3. Do mental health problems moderate the relationship between risk markers and outcomes?

Data for the study are primarily youth self-report over a seven-year period with parent collaterals reporting on ADHD and official records as the source for re-arrest information.

Some important findings emerged from these analyses (presented in detail in Schubert, Mulvey & Glasheen, 2011).

    • If you look just at the relationship between mental health problems and outcomes, without considering criminogenic risk factors at all, having a mental health problem other than a substance use disorder (affective, ADHD or anxiety disorder) was not significantly associated with any of the three outcomes. The adolescents with mental health problems (excluding substance use) had the same type of outcomes as the adolescent offenders without these disorders.


    • The presence of a substance use disorder, however, does matter. Adolescents with substance use disorders had higher rates of rearrest, more self-reported antisocial activity and less time spent in gainful activity than the adolescent offenders without substance use disorders.


    • Criminogenic risk was related to certain disorders. In other words, adolescent offenders with certain disorders also had markedly higher levels of other risk factors related to future offending. Adolescents with ADHD had the lowest levels of risk factors related to future offending; adolescents with affective disorders, substance use disorders and anxiety disorders had high levels of risk factors for reoffending.


    • After controlling for demographic variables and risk factors, having an indicator of a mental health problem was not associated with the negative outcomes (rate of re-arrest and self-reported antisocial activity). With the background variables and the risk factors taken into account, the adolescent offenders with mental health problems were at no increased risk of re-arrest or engaging in antisocial activities than the adolescent offenders without these problems.


  • Substance use showed a different pattern. When substance use disorders were part of the clinical picture, there were significant relations with some outcomes. Substance use disorders, distinct from other mental health problems, contributed to poorer outcomes and they also magnified the effect of certain risk markers (e.g., antisocial history of the adolescent).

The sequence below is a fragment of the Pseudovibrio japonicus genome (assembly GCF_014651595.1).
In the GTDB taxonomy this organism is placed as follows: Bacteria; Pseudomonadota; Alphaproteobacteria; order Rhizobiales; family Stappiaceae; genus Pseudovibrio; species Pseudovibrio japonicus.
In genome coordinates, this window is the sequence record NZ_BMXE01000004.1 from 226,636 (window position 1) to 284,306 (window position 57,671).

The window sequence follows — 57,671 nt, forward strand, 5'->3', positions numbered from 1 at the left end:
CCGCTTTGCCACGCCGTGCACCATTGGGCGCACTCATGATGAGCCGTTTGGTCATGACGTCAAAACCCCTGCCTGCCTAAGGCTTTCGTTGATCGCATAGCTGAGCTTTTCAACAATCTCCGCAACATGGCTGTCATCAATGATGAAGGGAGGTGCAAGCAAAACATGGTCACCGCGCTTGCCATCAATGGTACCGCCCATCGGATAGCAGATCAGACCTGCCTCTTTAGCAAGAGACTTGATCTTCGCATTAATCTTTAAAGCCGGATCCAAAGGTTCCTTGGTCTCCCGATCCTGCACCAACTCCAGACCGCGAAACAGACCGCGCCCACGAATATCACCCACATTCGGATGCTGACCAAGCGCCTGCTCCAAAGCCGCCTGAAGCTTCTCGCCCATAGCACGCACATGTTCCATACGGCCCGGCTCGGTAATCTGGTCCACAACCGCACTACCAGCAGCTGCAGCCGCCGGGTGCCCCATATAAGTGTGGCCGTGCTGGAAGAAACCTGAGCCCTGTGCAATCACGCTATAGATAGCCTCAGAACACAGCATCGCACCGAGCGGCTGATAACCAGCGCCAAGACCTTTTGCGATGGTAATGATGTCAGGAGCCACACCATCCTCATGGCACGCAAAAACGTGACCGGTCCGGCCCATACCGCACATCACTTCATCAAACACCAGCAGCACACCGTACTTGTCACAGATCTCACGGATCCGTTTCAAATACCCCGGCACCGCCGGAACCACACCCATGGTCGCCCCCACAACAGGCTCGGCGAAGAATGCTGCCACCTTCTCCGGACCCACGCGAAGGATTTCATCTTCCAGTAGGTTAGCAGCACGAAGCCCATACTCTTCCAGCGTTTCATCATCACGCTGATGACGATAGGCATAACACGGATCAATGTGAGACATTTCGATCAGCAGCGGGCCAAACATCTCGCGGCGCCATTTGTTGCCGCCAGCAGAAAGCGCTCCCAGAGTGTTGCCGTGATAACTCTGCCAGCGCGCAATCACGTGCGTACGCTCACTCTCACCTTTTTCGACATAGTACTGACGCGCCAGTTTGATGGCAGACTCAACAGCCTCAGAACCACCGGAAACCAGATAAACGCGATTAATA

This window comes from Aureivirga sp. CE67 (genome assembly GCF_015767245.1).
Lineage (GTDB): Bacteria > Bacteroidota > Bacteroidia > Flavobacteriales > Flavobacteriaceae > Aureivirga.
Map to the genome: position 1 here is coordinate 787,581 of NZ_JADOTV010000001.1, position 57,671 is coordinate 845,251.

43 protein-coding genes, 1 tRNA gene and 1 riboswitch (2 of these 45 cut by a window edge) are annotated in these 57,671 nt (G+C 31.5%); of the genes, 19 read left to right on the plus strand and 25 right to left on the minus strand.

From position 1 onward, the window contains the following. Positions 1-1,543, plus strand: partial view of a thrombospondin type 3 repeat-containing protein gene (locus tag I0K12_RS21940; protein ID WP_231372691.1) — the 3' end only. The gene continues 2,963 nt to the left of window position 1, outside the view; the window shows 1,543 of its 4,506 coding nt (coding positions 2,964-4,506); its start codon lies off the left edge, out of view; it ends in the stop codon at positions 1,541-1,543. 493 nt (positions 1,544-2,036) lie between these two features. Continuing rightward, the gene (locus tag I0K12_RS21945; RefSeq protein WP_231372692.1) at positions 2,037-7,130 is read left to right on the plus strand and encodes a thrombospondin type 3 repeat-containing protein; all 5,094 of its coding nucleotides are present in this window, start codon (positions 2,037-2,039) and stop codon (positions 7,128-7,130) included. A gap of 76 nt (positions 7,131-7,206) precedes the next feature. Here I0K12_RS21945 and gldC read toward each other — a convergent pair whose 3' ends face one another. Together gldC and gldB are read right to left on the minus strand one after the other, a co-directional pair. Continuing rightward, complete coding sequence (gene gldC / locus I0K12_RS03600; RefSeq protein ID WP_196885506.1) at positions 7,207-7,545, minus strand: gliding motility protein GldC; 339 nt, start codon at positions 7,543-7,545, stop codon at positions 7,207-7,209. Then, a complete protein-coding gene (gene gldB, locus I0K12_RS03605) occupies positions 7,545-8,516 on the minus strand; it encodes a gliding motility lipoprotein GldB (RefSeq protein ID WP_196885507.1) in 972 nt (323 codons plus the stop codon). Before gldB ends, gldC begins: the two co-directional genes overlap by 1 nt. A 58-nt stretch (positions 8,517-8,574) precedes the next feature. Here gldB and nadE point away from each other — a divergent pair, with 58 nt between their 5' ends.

The overall message here is that criminogenic risk factors are appreciably higher in groups of adolescent offenders with certain mental health problems (affective disorders, substance use disorders, and anxiety problems), but the presence of these mental health problems is not highly related to positive or negative outcomes. The only clear exception to this latter observation is substance use problems. The presence of substance use problems is associated with poorer outcomes.

In conclusion, the heart of this issue seems to be the future challenge that lies in disentangling the relationship of mental health problems and the increased risk of involvement in criminal activity. For this reason, current juvenile justice policies that focus treatment efforts on both criminogenic and mental health factors (with particular emphasis on treating substance use disorders) appear well founded. It is unlikely that focusing solely on treating mental health problems in serious offenders will have a distinct impact on later outcomes.


The above story is reprinted with permission from Reclaiming Futures, a national initiative working to improve alcohol and drug treatment outcomes for youth in the juvenile justice system.

This post was adapted from the following research article: Schubert, CA, Mulvey, EP, Glasheen, C. (2011). The influence of mental health and substance use problems and criminogenic risk on outcomes in serious juvenile offenders. The Journal of the American Academy of Child and Adolescent Psychiatry, 50(9), 925-937.


Kids Who Abuse Drugs Are More Likely to Commit Serious Crimes

Most young people who land in juvenile court have been using drugs, which may shed light on why some kids commit moreserious crimes and continue getting into trouble.

Kids involved in criminal activity are much more likely than other juvenile offenders to abuse drugs and alcohol, according to a study commissioned by the Office of Juvenile Justice and Delinquency Prevention.

The Pathways to Desistance study, called Substance Use and Delinquent Behavior Among Serious Adolescent Offenders, looked at more than 1,300 young offenders over 7 years.

The study shows kids involved with drugs need income and they have trouble coping and making decisions. They get into trouble and fail to take responsibility for their actions.

Here are some other links between drug abuse and teen offenders:

  • Kids who abuse drugs when they’re young are morel likely to get in trouble when they’re older.
  • Kids with diagnosable problems are more likely to get treatment in jail for drug and alcohol abuse than those who are not diagnosed.

Researchers recommend that justice system put more effort into finding, diagnosing and treating kids because they will be less likely to get into trouble as they get older.